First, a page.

By Rebecca Zucker | Harvard Business Review
Many of us have had our summer vacation plans cancelled due to the pandemic. Perhaps you planned to visit family or take your annual beach vacation. Or maybe you were scheduled to celebrate a milestone with big trip — a food and wine tour of France or an African safari. Whatever your thwarted plans entailed, you might be thinking of skipping a vacation altogether. And given that productivity has been hampered for many of us over the last few months, it’s easy to think, “I should keep working, so I can get more done,” or “What’s the point? I can’t really go anywhere.”
Don’t give in to this limited thinking. Several studies indicate that performance nose-dives when we work for extended periods without a break. In addition, the benefits of taking a vacation are clear: It results in improved productivity, lower stress and better overall mental health. It also spurs greater creativity — for example, Lin-Manuel Miranda conceived of Hamilton while on vacation. Research on elite athletes shows that rest is what enables them to perform at peak levels, and the same is true for us. Taking a vacation allows us to come back feeling refreshed and recharged, with renewed focus. Some companies are even requiring employees to take time off. Vacations may even help your personal bottom line: Research shows that those who take more than 10 days of vacation are 30% more likely to receive a raise, and those who take regular vacations have greater job satisfaction. While your plans will likely look different than before, below are some guidelines to help you reap the benefits of vacation, wherever you go.
Get a change in scenery
Vacation doesn’t need to entail extensive travel. The fun of it is going somewhere that is different from your daily life. This may be a short drive from home, an extended road trip, or an excursion to the other side of town. One friend rented a beach house for her family 10 miles from her home. A team member rented an RV with her family and drove to the mountains with another family. (Each family had their own RV and got tested for Covid-19 before leaving.) Another colleague took a solo weekend a few hours outside his city at an Airbnb to read and reflect. Another team member planned gourmet food excursions in her own city, seeking out the best versions of her favorite foods in different neighborhoods across town.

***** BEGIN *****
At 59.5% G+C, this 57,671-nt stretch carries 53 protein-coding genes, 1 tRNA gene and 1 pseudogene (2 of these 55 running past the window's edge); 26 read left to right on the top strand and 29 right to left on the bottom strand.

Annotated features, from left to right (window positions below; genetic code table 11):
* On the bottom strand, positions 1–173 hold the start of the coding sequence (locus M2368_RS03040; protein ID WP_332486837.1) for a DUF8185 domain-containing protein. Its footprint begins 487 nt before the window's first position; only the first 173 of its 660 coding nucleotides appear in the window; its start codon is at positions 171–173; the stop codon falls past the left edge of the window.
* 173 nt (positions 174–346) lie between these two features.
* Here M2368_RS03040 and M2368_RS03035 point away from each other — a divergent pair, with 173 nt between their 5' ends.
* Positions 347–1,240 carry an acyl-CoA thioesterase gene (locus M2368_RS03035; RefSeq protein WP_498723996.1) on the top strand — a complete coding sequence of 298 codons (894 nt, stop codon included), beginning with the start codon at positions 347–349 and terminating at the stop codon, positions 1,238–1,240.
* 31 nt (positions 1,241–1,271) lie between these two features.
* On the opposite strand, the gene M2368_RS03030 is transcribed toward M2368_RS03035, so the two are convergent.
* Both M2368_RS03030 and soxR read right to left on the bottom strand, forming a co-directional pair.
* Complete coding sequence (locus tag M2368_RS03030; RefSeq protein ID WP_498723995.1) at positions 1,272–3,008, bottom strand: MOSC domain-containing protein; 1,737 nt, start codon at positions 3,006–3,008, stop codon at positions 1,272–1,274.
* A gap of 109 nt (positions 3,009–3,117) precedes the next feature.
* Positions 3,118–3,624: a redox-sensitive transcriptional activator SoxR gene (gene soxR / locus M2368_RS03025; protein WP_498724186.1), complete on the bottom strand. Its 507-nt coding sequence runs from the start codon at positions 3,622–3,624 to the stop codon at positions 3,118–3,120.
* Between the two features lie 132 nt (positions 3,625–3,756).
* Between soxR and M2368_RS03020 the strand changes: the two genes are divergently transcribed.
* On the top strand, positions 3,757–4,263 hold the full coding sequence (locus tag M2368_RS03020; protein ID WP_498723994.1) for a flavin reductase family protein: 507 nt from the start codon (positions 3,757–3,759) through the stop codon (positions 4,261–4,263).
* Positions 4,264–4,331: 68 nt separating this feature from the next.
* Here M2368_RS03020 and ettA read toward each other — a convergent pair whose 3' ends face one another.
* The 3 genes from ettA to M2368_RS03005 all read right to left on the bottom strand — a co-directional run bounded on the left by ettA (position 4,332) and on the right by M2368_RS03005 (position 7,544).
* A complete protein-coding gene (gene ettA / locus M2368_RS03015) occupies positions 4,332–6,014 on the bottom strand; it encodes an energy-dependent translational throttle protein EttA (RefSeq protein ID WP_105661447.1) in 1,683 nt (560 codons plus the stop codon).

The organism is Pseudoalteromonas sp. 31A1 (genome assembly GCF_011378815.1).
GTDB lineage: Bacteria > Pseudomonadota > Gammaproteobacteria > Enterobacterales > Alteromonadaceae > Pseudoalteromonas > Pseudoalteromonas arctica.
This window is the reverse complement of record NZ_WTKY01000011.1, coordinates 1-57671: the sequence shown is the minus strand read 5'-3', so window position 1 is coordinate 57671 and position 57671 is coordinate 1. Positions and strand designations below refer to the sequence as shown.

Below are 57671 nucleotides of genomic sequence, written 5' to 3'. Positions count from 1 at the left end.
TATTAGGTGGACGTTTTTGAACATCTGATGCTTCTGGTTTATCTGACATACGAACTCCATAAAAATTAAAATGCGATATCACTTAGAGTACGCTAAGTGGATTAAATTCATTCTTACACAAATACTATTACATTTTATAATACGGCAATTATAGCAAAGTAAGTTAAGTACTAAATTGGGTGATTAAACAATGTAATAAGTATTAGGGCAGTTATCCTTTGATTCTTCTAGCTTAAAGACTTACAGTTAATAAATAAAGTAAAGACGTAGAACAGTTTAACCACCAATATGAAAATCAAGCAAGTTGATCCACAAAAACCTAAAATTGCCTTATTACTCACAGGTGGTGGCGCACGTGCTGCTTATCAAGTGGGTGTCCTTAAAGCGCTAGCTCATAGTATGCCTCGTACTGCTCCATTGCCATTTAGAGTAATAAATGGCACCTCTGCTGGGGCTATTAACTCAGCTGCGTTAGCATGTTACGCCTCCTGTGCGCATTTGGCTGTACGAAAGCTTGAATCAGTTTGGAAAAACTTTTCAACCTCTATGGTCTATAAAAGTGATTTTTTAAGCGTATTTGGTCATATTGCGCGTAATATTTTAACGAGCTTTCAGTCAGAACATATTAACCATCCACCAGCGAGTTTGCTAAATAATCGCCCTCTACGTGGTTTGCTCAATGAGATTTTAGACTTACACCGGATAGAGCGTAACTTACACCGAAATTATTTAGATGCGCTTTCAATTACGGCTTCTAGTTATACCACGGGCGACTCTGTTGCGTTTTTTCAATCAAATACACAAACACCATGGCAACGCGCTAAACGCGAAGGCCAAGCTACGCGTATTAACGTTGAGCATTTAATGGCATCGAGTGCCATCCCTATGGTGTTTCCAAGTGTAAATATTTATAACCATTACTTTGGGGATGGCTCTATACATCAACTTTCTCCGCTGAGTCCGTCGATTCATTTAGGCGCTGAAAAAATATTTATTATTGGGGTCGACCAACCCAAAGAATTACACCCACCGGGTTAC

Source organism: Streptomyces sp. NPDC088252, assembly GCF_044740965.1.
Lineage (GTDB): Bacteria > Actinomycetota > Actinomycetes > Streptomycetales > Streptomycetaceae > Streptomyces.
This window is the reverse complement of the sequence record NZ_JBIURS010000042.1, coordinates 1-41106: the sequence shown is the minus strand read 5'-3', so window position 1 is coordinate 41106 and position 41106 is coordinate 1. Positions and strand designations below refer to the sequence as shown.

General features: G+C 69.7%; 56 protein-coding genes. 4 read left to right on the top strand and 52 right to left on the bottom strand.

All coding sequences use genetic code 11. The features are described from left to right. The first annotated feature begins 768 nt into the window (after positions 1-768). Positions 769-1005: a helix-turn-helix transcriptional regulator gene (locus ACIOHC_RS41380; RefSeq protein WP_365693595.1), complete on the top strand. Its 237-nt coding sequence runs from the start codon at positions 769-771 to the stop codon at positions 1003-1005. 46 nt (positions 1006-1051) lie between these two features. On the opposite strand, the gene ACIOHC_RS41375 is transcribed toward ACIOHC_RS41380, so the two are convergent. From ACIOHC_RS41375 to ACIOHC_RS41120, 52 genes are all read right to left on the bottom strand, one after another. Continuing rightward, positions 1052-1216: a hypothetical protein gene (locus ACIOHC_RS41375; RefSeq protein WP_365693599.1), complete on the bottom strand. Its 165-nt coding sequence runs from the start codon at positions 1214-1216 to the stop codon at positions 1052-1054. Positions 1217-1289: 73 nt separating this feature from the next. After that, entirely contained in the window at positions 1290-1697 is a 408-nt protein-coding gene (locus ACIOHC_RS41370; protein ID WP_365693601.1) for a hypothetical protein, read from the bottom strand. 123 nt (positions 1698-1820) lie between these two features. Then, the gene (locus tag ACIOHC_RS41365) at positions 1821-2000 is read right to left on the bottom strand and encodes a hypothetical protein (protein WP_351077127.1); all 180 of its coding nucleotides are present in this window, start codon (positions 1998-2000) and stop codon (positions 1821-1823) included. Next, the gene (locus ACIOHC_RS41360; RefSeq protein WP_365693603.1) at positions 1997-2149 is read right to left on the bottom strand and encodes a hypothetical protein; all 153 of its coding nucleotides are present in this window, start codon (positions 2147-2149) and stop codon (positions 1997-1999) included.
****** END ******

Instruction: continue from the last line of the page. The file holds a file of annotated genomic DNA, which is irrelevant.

While a spontaneous getaway can be exciting, research shows that the stress of poorly planned vacations can eliminate the positive benefits of time off. In particular, planning a month ahead and focusing on the details in advance versus figuring things out while on vacation has been shown to result in a better vacation experience with more positive outcomes. Planning ahead also gives us something to look forward to — something that Gretchen Rubin, author of The Happiness Project, says not only makes us feel good, but also adds an “atmosphere of growth” to our lives and makes us optimistic. Even if you’re only going across town, you can still identify which days you’re going to take off and plan what you’re going to do in advance.
Identify the type of experience you want to have